“Princess?  Is that what it says on my name tag? Are you high?  Do I look like a Princess to you?  Cuz the last time I checked in the mirror I wasn’t wearing my tiara.  I’m working like a dog here.  Cinderella minus the dress and glass slippers maybe, but Princess?  Gimme a break!  I can feel the sweat dripping down the inside of my shirt and I’m sure I must smell like crap.  I’ve been here all day and I’m working a double tonight, so watch what you say, Pal.  How ’bout showing a little respect.  Now, are you ready to order?  What can I getcha to eat?”

The guy left me a hundred bucks on a twenty-five dollar check.  Going forward, he always got my name right.  We were good.  Bygones.

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I learned it was crucial to be generous when it came time to tipping out the bartenders and hostesses at the end of night.  I was only as efficient as those around me.  It was important that I showed my appreciation for their hard work.  The wads of cash that lined the inside of my apron made it easy for me to share.  It was crystal clear why people wanted to work here.   Who wouldn’t?  The money was killer.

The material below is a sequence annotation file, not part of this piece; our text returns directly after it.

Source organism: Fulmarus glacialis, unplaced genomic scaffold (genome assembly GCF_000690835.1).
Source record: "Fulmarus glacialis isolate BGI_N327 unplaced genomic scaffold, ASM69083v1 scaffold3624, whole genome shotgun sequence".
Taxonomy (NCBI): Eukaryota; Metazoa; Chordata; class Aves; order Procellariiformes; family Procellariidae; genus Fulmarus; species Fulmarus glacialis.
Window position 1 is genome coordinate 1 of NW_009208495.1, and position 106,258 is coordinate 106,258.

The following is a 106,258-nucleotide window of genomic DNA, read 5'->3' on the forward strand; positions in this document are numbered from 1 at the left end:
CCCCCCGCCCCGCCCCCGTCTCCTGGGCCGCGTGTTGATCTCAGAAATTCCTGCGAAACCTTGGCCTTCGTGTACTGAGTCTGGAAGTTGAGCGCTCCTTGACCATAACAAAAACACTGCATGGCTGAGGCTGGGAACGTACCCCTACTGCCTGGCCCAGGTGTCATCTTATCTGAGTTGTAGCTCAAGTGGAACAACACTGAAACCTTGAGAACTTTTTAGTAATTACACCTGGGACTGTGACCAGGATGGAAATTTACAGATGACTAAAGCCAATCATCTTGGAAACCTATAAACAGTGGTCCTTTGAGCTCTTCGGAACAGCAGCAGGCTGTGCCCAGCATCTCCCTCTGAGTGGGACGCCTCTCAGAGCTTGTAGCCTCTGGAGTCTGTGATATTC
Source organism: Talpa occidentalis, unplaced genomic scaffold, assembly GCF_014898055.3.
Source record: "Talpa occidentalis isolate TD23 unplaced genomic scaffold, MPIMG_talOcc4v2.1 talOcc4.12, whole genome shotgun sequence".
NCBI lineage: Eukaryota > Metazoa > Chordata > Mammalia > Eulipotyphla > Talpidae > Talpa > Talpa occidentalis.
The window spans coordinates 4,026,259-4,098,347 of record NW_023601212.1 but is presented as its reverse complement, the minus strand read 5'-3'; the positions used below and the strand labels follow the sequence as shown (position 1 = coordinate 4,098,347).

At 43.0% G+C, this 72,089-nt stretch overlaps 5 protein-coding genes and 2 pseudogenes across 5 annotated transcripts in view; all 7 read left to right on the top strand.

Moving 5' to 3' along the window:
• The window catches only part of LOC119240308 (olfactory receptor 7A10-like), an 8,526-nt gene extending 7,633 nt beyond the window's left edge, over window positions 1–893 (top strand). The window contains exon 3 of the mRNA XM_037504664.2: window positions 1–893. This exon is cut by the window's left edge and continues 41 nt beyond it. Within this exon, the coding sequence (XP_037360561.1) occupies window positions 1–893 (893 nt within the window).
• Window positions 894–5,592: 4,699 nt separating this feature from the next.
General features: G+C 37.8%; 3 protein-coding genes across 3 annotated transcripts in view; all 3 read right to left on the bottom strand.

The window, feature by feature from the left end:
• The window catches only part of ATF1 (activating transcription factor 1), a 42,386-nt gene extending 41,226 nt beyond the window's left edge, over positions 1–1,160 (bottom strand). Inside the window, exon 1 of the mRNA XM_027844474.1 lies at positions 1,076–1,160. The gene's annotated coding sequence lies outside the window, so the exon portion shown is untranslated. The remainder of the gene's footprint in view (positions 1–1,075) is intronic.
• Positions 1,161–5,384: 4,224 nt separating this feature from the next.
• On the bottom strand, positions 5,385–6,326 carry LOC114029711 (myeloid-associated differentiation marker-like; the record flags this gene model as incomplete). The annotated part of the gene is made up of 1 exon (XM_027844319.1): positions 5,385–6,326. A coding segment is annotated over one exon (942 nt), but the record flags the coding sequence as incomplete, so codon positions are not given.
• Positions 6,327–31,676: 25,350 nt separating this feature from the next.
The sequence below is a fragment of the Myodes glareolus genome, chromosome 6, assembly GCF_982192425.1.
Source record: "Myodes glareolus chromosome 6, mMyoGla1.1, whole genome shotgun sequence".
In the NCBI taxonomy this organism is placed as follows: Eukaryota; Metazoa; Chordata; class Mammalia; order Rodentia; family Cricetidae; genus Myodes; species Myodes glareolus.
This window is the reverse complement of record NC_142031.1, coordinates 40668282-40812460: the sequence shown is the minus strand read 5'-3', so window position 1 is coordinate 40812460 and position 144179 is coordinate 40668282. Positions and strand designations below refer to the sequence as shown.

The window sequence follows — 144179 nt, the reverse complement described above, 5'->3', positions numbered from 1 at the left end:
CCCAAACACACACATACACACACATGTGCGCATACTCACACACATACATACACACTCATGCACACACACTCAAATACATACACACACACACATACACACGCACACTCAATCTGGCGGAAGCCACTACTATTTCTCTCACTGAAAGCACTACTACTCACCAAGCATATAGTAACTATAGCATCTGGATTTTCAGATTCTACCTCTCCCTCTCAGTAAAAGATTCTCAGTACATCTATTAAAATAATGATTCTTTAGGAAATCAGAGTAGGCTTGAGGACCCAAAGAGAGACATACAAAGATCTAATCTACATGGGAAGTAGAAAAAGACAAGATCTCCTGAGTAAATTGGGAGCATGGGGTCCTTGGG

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I slaved my ass off.  I never called out sick.  I burned my hands on the door of the pizza oven countless times.  I didn’t complain once when I had to wait on the tables in the upstairs dining room.  I’d schlep up and down a full flight of stairs all night long balancing full trays of food and drinks back and forth.

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Imagine being on a Stairmaster for eight consecutive hours.  That’s what it felt like!  By the end of the night, my feet were throbbing, both my calves had charley horses and I was certain my knees were going to buckle as I carried the last bin of dirty dishes into the kitchen.